Law of the Sea and Peaceful Uses of the Seabeds: Hearings Before the Subcommittee on International Organizations and Movements of the Committee on Foreign Affairs, House of Representatives, Ninety-second Congress, Second Session, April 10 and 11, 1972
United States. Congress. House. Committee on Foreign Affairs. Subcommittee on International Organizations and Movements
U.S. Government Printing Office, 1972 - 115 lappuses
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activities agreed agreement American Assembly authority Chairman claims coast coastal cobalt concerned Conference continental margin Continental Shelf Convention copper countries deep deep seabed demand depth discussion domestic Draft economic effect energy established exclusive exploitation exploration extent FASCELL follows foreign FRASER give going Gross high seas important increase industry interests international law international regime issue jurisdiction KNIGHT land LAYLIN legislation limit manganese mean meeting metals meters miles million mineral mining national jurisdiction negotiations nickel nodules objective ocean offshore operations organization passage percent petroleum pollution position possible present principles probably problem production proposed protection question reason regard regime representatives reserves resolution respect seabed sources statement STEVENSON straits Subcommittee supply Table territorial sea tion transit treaty United Nations waters zone
42. lappuse - America with respect to the natural resources of the subsoil and sea bed of the continental shelf. Having concern for the urgency of conserving and prudently utilizing its natural resources, the Government of the United States regards the natural resources of the subsoil and sea bed of the continental shelf beneath the high seas but contiguous to the coasts of the United States as appertaining to the United States, subject to its jurisdiction and control.
76. lappuse - Convention, though quite independent of it, namely that the rights of the coastal State in respect of the area of continental shelf that constitutes a natural prolongation of its land territory into and under the sea exist ipso facto and ab initio, by virtue of its sovereignty over the land, and as an extension of it in an exercise of sovereign rights for the purpose of exploring the seabed and exploiting its natural resources.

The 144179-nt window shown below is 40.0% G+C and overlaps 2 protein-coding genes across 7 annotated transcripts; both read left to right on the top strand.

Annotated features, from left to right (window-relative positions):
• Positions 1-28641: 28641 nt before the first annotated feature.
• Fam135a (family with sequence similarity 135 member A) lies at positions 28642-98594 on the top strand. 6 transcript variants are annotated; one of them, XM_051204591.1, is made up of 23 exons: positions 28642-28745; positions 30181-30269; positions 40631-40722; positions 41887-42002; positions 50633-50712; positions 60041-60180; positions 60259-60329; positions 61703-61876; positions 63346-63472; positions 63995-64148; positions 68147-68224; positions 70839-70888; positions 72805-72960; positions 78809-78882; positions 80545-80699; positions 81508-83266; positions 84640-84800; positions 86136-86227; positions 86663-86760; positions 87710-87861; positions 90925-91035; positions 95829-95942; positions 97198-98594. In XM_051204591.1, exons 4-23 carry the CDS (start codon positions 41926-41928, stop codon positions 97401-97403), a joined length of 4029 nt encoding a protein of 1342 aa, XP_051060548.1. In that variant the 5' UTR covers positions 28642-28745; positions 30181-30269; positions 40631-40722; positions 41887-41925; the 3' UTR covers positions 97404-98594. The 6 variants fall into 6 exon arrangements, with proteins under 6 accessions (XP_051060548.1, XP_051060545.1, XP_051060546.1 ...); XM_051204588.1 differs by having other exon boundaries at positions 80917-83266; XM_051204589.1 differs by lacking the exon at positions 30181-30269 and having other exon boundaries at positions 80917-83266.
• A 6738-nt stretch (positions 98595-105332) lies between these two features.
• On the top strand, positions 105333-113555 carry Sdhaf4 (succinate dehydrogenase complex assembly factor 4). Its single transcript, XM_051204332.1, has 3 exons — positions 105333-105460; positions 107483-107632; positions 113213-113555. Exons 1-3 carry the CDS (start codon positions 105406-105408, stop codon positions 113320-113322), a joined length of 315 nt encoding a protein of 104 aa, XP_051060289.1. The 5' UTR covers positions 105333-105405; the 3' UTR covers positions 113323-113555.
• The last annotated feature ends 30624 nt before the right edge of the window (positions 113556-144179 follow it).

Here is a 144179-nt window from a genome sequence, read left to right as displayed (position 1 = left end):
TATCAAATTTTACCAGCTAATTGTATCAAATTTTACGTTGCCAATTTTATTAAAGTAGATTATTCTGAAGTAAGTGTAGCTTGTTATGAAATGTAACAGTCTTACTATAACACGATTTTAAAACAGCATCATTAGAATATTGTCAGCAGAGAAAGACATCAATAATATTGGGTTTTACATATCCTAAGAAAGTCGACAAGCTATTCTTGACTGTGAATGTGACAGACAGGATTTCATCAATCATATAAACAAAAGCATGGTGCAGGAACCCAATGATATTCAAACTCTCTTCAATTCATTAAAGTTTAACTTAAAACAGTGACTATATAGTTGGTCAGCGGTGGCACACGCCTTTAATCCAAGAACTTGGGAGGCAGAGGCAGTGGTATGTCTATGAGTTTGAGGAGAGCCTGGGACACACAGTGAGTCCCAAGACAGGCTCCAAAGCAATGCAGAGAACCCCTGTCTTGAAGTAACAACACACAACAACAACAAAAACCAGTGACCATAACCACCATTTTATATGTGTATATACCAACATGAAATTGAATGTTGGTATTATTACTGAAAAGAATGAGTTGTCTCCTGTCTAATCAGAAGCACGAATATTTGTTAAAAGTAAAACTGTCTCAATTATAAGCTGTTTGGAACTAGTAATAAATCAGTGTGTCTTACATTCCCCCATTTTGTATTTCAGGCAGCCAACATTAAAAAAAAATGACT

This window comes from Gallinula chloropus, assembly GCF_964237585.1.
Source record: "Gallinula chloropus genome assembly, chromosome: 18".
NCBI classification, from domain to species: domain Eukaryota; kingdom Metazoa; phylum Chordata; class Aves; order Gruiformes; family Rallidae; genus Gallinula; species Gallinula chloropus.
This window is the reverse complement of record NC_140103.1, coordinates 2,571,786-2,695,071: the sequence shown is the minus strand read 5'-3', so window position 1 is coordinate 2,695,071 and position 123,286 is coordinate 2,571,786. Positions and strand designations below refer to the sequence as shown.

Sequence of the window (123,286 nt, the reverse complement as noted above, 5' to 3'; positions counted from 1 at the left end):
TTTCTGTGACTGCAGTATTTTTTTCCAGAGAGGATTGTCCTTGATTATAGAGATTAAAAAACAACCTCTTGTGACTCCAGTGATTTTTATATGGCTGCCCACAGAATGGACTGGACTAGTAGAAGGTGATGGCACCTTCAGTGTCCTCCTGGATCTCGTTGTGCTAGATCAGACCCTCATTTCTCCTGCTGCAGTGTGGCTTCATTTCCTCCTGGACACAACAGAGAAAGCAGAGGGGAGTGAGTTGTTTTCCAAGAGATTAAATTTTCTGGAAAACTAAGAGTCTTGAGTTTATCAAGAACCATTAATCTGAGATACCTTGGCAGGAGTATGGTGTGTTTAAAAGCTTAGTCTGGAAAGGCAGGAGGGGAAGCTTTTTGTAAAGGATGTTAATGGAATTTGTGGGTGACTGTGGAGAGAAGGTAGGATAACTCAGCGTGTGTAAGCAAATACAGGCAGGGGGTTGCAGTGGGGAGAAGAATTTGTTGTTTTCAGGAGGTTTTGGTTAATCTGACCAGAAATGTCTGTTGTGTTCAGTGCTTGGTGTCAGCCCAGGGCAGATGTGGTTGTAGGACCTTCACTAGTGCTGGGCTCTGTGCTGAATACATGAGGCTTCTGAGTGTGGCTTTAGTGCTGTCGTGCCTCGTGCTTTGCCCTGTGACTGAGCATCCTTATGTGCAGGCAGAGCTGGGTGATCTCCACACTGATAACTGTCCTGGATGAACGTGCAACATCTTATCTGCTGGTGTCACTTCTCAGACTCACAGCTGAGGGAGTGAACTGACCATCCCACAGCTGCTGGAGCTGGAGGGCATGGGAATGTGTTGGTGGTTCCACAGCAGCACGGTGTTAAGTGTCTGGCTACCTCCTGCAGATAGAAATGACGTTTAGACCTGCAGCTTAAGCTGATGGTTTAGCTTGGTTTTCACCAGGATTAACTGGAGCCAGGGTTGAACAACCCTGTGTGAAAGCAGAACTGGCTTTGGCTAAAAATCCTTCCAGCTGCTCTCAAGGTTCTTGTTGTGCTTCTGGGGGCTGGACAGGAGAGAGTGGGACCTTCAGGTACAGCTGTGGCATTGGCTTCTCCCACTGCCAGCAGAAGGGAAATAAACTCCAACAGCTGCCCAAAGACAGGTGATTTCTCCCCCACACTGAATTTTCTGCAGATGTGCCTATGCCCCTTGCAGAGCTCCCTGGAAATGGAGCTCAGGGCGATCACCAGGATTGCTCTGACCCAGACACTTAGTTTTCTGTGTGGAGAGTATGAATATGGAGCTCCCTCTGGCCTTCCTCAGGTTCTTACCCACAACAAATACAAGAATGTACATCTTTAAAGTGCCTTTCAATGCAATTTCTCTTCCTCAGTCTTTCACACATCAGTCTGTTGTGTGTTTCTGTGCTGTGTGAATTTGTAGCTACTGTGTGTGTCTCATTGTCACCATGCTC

48. lappuse - For the purpose of these articles, the term "continental shelf is used as referring (a) to the seabed and subsoil of the submarine areas adjacent to the coast but outside the area of the territorial sea, to a depth of 200 metres or, beyond that limit, to where the depth of the superjacent waters admits of the exploitation of the natural resources of the said areas; (b) to the seabed and the subsoil of similar submarine areas adjacent to the coasts of islands.
50. lappuse - Convention of which the Chinese, English, French, Russian and Spanish texts are equally authentic, shall be deposited with the Secretary-General of the United Nations who shall send certified copies thereof to all States referred to in article 31.
50. lappuse - States referred to in article 8: (a) Of signatures to this Convention and of the deposit of instruments of ratification or accession, in accordance with articles...
110. lappuse - Under no circumstances, we believe, must we ever allow the prospects of rich harvest and mineral wealth to create a new form of colonial competition among the maritime nations. We must be careful to avoid a race to grab and to hold the lands under the high seas. We must ensure that the deep seas and the ocean bottoms are, and remain, the legacy of all human beings.
51. lappuse - Continental Shelf refers to the sea-bed and subsoil of the submarine areas contiguous to the coast but outside the areas of territorial waters where the depth of the superjacent waters admits of the exploitation of the natural resources of the sea-bed and subsoil.
76. lappuse - The lateral boundaries of the continental shelf and the judgment of the International Court of Justice in the North Sea Continental Shelf Cases", American Journal of International Law, vol.
4. lappuse - The stark fact is that the law of the sea is inadequate to meet the needs of modern technology and the concerns of the international community. If it is not modernized multilaterally, unilateral action and international conflict are inevitable.
49. lappuse - Where the same continental shelf is adjacent to the territories of two or more States whose coasts are opposite each other, the boundary of the continental shelf appertaining to such States shall be determined by agreement between them. In the absence of agreement, and unless another boundary line is justified by special circumstances...